To him all the prophets bear witness that everyone who believes in him receives forgiveness of sins through his name. Go therefore and make disciples of all nations, baptizing them in the name of the Father and of the Son and of the Holy Spirit, teaching them to observe all that I have commanded you. And behold, I am with you always, to the end of the age. Acts 10:43; Matthew 28:19-20

The creation of the church was not a knee-jerk reaction of the Trinity to Christ’s rejection by the Jews. From before the foundation of the world God had intended to call out from every nation, tribe, people, and language, a multitude washed in the blood of the Lamb over whom he would crown his Spirit-anointed Son King of kings and Lord of lords forever. The church is no plan B—no parenthesis in God’s outworking of history.

It should come as absolutely no surprise that the Trinity appears at the conclusion of Peter’s address and gives the benediction by thrusting open the doors of the church to all who will come in:

While Peter was still saying these things, the Holy Spirit fell on all who heard the word. And the believers from among the circumcised who had come with Peter were amazed, because the gift of the Holy Spirit was poured out even on the Gentiles. For they were hearing them speaking in tongues and extolling God. Then Peter declared, “Can anyone withhold water for baptizing these people, who have received the Holy Spirit just as we have?” And he commanded them to be baptized in the name of Jesus Christ. Acts 10:44-48

(By the way…did you notice the Trinity in each of the three passages from Isaiah?)

The Trinity in Scripture: Acts 8. The Trinity, Simon Magus, and the Apostolic Church

In Acts 8 we have a rather perplexing account of the work of the Trinity in the salvation of Samarians and the salvation, or perdition, of Simon the sorcerer.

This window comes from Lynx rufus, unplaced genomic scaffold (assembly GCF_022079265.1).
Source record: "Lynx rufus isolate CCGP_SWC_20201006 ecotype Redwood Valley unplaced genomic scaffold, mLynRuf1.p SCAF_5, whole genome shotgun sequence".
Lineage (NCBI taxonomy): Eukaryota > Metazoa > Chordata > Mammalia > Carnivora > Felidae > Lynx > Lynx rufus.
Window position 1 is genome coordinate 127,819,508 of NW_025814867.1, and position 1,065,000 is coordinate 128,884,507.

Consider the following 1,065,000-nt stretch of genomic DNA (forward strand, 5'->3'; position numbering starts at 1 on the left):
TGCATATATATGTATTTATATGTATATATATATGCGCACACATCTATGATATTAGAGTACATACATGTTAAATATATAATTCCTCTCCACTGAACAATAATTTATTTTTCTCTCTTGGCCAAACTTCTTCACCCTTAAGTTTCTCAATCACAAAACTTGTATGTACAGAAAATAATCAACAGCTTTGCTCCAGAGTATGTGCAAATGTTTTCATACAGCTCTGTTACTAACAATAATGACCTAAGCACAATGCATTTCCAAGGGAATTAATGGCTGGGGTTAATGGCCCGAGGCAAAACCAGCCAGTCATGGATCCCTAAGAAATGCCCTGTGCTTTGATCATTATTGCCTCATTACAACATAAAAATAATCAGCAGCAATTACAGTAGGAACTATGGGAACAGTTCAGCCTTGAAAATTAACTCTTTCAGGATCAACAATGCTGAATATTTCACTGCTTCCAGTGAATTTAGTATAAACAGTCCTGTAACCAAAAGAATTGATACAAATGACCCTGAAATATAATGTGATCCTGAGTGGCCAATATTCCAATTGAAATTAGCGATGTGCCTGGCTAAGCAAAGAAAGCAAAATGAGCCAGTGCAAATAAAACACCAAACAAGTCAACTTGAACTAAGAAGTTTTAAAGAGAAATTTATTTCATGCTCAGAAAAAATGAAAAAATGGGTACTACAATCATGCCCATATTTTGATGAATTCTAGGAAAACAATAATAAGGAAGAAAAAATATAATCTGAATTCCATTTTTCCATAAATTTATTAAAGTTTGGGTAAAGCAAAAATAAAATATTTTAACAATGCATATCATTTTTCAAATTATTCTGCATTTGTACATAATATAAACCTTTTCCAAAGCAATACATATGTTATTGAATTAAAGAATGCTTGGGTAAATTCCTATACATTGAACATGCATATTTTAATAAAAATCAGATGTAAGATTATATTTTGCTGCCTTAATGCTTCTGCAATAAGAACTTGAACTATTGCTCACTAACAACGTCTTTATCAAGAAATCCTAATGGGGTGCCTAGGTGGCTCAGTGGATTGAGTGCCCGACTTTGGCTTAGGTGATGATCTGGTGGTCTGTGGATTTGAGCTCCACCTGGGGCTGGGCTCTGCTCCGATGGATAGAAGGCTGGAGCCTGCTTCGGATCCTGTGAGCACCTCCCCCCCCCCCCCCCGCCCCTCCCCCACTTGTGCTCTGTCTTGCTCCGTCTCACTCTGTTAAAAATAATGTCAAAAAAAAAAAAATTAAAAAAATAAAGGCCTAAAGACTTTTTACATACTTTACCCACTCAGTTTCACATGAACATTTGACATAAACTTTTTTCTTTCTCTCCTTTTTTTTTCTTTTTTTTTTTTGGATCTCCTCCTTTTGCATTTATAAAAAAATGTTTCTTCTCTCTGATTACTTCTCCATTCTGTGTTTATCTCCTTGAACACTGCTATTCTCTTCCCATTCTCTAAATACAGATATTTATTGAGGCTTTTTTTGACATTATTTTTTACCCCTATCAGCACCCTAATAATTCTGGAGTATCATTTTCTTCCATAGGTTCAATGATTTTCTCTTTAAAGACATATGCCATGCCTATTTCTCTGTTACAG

As a result of the persecution ignited at Stephen’s martyrdom, the church in Jerusalem was scattered. I know there is a latent tendency in some to always assume the worst, and so I have heard that God used persecution to move these Christians into obeying the Great Commission. I have my doubts as to whether this was really the case. If the believers were that lackadaisical why not just deny Christ, or not confess him openly, and return to synagogue worship? That would have been a lot easier than fleeing home. In any event, God did use the persecution to accomplish the spread of the gospel.

Philip went down from Jerusalem, north to Samaria. His ministry is summarized in Acts 8:5 & 12:

Philip went down to the city of Samaria and proclaimed to them the Christ. . . . they believed Philip as he preached good news about the kingdom of God and the name of Jesus Christ, they were baptized, both men and women.

Special attention is given to the magician named Simon. Simon’s prominence in the community is given in 8:9-11: “But there was a man named Simon, who had previously practiced magic in the city and amazed the people of Samaria, saying that he himself was somebody great. They all paid attention to him, from the least to the greatest, saying, ‘This man is the power of God that is called Great.’ And they paid attention to him because for a long time he had amazed them with his magic.”